In Defense of Martha
Massachusetts’ problem with women candidates.
LAST JANUARY, MARTHA COAKLEY lost a special election to an affable fellow with a handsome face, a thin résumé, and an independent streak, a defeat that got her branded as the worst campaigner in American history. “The Incredible Incompetence of Martha Coakley,” read one headline in the final days of the campaign. “Coakley is like the Waterworld of American politics, an indelible symbol of failure and, yes, arrogance and stupidity,” Jonathan Alter wrote in Newsweek.
Nine months later, Delaware Republican Mike Castle lost a safe primary to a Sarah Palin look-alike with a fondness for witchcraft, a fixation on masturbation, and a raft of financial troubles — a defeat that got the moderate congressman tagged as an undeserving victim of public rage against political insiders. “Castle Should Run for Senate Despite Loss in the Primary,” read one headline. “Castle, the potential write-in candidate, has unique and proven appeal to Democrats and independents. For Republicans, such a person is not so much a spoiler as he is a savior,” wrote another Newsweek writer, Alan Mascarenhas.
In politics, it is never advisable to be ahead of a wave. But now that the angry, tea-colored surf has swallowed “invulnerable” candidates from Alaska to Florida, it’s time to acknowledge something: No Democrat would have fared any better than Martha Coakley did against Scott Brown. In fact, only one thing would have been different had Mike Capuano been the one to lose to the telegenic Everyman last January. Fellow Democrats would have rallied to his side — with the same mix of loyalty and regret that prompted so many Republicans to bemoan a political climate that cost Castle a seat they felt he was “entitled” to in the United States Senate.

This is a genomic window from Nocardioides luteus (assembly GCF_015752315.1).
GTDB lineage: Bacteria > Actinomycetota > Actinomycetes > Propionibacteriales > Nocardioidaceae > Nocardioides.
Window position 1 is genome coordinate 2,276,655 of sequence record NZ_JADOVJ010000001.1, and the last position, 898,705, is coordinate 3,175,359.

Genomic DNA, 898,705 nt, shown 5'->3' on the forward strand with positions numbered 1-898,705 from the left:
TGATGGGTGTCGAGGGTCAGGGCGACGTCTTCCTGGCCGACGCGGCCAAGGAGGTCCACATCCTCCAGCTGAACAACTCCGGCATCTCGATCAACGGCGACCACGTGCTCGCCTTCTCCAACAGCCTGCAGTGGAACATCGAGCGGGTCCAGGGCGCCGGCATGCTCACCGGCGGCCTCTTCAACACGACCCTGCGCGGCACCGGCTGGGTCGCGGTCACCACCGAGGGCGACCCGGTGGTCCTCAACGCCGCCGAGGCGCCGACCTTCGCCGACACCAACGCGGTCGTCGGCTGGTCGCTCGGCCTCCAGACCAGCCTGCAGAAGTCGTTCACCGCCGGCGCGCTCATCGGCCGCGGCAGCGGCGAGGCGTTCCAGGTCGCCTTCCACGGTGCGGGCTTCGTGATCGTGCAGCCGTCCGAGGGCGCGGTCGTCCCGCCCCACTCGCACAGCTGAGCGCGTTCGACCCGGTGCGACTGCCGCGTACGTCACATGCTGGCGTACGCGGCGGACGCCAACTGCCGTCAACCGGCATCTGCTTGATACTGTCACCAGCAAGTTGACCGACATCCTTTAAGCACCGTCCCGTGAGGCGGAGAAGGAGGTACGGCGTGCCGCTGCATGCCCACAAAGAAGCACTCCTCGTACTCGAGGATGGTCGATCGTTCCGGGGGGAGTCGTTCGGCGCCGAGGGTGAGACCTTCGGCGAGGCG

Instead, the venomous attacks on Coakley transformed an accomplished public figure into a punch line. But the mistakes she made — from the television ads (too late, too negative) to the gaffes (Schilling, Afghanistan) — can’t explain the anger directed at her in defeat. What can? The disdain for women politicians that’s ingrained in Massachusetts’ cultural DNA.
LET’S CONSIDER THE BILL of particulars that, according to conventional wisdom, explains how Coakley managed the unthinkable: losing a seat held by Senator Edward M. Kennedy for 47 years.
She was a “diva,” contemptuous of the people because she didn’t campaign in the snow outside Fenway Park after an open-air Bruins game. The venerable ballyard might well be Boston’s most sacred sporting venue, but it is no more legitimate a campaign stop for greeting voters than the coffee shops, union halls, community centers, and retirement villages where Coakley shook just as many hands as Brown.
She was an “idiot,” scornful of Red Sox Nation because she misidentified Curt Schilling as a Yankees fan during a radio appearance. Within weeks of that egregious gaffe, Boston Mayor Thomas Menino attributed a game-winning field goal in the 2002 Super Bowl to Jason Varitek instead of to Adam Vinatieri, while Scott Brown, the infallible standard against which all political aspirants must now be measured, asked a Capitol Hill reporter whether the Buffalo Sabres, then set to meet the Bruins in the first round of the NHL playoffs, were a Washington team.